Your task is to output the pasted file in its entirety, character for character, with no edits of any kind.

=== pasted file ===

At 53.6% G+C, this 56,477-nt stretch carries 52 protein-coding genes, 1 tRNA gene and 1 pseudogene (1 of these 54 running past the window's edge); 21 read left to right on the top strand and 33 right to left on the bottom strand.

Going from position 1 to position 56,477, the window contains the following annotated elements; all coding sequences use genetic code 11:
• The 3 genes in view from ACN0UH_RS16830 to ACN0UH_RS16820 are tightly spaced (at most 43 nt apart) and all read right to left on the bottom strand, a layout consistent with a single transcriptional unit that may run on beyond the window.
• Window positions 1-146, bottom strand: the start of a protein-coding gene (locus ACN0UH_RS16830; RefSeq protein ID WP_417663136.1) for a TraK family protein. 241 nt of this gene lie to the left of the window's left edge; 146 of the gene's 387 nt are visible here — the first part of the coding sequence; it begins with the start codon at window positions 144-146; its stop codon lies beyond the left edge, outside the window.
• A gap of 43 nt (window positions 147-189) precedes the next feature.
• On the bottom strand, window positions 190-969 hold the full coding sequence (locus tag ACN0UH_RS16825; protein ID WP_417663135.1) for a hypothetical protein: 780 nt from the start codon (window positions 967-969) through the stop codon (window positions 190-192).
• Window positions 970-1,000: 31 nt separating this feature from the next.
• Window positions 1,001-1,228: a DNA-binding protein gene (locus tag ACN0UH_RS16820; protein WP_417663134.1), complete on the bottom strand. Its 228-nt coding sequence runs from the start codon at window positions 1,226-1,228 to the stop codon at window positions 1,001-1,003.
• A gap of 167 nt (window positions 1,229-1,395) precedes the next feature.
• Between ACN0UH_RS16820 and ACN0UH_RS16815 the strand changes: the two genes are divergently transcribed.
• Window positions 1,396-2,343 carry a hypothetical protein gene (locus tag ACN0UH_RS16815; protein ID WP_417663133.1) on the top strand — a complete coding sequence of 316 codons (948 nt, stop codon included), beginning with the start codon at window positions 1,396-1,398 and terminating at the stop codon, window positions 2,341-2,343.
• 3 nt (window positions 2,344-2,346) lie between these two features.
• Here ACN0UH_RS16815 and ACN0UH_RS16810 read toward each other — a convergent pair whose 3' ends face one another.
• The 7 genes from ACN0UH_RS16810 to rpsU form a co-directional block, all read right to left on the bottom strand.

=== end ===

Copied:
At 53.6% G+C, this 56,477-nt stretch carries 52 protein-coding genes, 1 tRNA gene and 1 pseudogene (1 of these 54 running past the window's edge); 21 read left to right on the top strand and 33 right to left on the bottom strand.

Going from position 1 to position 56,477, the window contains the following annotated elements; all coding sequences use genetic code 11:
• The 3 genes in view from ACN0UH_RS16830 to ACN0UH_RS16820 are tightly spaced (at most 43 nt apart) and all read right to left on the bottom strand, a layout consistent with a single transcriptional unit that may run on beyond the window.
• Window positions 1-146, bottom strand: the start of a protein-coding gene (locus ACN0UH_RS16830; RefSeq protein ID WP_417663136.1) for a TraK family protein. 241 nt of this gene lie to the left of the window's left edge; 146 of the gene's 387 nt are visible here — the first part of the coding sequence; it begins with the start codon at window positions 144-146; its stop codon lies beyond the left edge, outside the window.
• A gap of 43 nt (window positions 147-189) precedes the next feature.
• On the bottom strand, window positions 190-969 hold the full coding sequence (locus tag ACN0UH_RS16825; protein ID WP_417663135.1) for a hypothetical protein: 780 nt from the start codon (window positions 967-969) through the stop codon (window positions 190-192).
• Window positions 970-1,000: 31 nt separating this feature from the next.
• Window positions 1,001-1,228: a DNA-binding protein gene (locus tag ACN0UH_RS16820; protein WP_417663134.1), complete on the bottom strand. Its 228-nt coding sequence runs from the start codon at window positions 1,226-1,228 to the stop codon at window positions 1,001-1,003.
• A gap of 167 nt (window positions 1,229-1,395) precedes the next feature.
• Between ACN0UH_RS16820 and ACN0UH_RS16815 the strand changes: the two genes are divergently transcribed.
• Window positions 1,396-2,343 carry a hypothetical protein gene (locus tag ACN0UH_RS16815; protein ID WP_417663133.1) on the top strand — a complete coding sequence of 316 codons (948 nt, stop codon included), beginning with the start codon at window positions 1,396-1,398 and terminating at the stop codon, window positions 2,341-2,343.
• 3 nt (window positions 2,344-2,346) lie between these two features.
• Here ACN0UH_RS16815 and ACN0UH_RS16810 read toward each other — a convergent pair whose 3' ends face one another.
• The 7 genes from ACN0UH_RS16810 to rpsU form a co-directional block, all read right to left on the bottom strand.